One of the Chinese factories that’s been hardest hit by the coronavirus appears to be returning to activity, signaling that China’s government is allowing people to return to work there, The Post has learned.
Located about 20 miles outside of Wuhan — the epicenter of the deadly virus — the Daye Hubei copper plant where more than 1,000 employees had been quarantined since late January is no longer dormant, according to RS Metrics.
The research firm uses satellites to track activity at 500 factories worldwide, including 200 in China that produce metals including steel, aluminum and copper, supplying raw materials for everything from kitchen appliances to cars and home construction.
RS Metrics measures factory output as well as employee cars and other signals that monitor productivity.
In the case of the Daye Hubei plant, “We can see the actual copper again outside,” RS Metrics founder Tom Diamond said.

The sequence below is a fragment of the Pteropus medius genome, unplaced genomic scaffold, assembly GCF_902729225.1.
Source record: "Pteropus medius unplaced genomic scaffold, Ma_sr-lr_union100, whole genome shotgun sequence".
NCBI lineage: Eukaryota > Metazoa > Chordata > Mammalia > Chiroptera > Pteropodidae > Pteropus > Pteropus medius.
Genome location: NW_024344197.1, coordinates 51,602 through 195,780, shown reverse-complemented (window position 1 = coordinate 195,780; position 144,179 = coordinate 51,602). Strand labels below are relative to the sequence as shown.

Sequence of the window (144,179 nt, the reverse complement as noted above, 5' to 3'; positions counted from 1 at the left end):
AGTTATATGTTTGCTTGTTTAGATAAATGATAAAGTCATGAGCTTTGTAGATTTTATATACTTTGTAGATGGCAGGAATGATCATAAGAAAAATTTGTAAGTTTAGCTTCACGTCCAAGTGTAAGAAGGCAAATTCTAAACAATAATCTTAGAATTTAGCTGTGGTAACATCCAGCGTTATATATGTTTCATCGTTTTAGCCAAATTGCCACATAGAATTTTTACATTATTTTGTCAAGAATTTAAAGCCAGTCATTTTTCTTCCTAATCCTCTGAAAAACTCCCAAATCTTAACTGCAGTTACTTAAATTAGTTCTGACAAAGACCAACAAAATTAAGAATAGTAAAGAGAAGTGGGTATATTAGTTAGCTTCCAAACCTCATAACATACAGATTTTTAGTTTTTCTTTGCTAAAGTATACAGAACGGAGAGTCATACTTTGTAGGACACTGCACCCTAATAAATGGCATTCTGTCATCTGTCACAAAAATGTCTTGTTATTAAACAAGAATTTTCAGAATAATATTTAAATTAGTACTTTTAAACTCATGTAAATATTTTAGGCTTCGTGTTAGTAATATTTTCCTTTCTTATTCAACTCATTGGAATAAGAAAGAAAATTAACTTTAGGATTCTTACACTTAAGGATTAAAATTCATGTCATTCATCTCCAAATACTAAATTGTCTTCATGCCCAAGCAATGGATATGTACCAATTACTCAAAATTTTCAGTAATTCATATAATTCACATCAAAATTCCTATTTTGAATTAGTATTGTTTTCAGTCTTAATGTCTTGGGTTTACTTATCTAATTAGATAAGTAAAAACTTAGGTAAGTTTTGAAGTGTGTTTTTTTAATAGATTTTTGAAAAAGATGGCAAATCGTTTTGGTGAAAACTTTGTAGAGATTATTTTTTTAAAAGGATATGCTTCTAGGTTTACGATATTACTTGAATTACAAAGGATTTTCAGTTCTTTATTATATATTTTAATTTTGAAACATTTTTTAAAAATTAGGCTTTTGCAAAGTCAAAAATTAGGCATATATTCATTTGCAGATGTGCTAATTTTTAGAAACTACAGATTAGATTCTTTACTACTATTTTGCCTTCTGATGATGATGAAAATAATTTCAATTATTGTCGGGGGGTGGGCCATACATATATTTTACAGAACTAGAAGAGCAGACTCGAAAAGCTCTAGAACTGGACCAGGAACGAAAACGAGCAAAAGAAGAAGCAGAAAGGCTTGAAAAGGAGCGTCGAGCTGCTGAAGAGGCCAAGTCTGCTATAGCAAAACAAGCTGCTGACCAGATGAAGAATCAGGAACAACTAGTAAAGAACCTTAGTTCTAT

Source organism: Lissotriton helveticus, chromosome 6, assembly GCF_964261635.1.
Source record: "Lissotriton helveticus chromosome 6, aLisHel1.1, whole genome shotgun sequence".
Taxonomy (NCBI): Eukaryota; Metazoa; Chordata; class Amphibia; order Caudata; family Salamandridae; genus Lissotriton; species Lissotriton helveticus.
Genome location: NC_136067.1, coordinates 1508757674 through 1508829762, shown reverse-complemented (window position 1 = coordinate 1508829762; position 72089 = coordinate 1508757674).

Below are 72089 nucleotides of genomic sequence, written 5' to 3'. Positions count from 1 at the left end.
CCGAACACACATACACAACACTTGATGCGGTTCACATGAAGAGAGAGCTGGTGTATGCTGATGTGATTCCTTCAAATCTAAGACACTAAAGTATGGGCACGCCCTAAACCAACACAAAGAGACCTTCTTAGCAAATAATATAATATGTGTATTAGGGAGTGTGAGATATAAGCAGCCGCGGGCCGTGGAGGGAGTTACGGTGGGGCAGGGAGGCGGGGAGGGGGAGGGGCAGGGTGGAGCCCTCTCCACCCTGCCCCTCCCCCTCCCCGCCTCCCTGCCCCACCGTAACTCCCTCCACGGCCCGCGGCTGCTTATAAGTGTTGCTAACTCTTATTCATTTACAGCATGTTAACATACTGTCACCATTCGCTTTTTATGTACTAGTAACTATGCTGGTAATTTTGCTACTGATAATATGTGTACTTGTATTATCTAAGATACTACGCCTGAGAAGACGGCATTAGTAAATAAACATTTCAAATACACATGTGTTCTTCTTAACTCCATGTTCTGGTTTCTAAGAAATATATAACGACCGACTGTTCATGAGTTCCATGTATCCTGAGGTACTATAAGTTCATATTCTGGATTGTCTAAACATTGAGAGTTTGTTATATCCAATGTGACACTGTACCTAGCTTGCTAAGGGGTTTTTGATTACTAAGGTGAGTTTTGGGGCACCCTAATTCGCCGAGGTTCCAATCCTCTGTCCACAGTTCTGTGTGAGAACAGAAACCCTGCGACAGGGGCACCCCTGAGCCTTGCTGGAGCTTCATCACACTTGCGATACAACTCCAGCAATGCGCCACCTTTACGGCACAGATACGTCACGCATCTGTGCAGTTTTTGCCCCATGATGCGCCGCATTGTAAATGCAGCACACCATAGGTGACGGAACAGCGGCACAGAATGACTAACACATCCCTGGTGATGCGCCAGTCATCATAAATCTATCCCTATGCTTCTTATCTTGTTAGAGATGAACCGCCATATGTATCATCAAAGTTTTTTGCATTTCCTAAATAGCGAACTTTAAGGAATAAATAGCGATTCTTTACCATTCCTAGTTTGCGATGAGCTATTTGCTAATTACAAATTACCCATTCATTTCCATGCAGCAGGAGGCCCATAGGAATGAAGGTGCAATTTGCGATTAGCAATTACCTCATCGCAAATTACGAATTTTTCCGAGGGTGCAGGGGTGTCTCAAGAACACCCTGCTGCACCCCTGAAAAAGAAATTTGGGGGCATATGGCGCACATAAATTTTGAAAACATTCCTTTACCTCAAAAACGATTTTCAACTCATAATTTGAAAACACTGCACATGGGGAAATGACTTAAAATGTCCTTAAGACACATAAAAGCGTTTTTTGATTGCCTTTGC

Only one or two metals factories in China shut down in the aftermath of the outbreak, according to Diamond, whose customers are large hedge funds and companies who have been scrambling to obtain independent data about the outbreak.
“It’s certainly interesting that the Chinese authorities feel comfortable enough to have employees go back to work at this plant that is next to the epicenter of the virus,” Diamond said.
In the wake of the outbreak, the Chinese government shut down all forms of transportation, including trains and buses that employees use to get to work. But there were reports last week that the government ordered idled factories to resume production.
The Daye Hubei employees were unable to come to work because they were quarantined, not because of transportation issues, according to RS Metrics.
The fact that Daye Hubei has activity again is telling, Diamond maintains, because it requires the regular transport of trucks that have to haul away the sulfuric acid these plants produce.
“Copper and aluminum are among the most polluting factories and require the regular removal of waste,” Diamond said.
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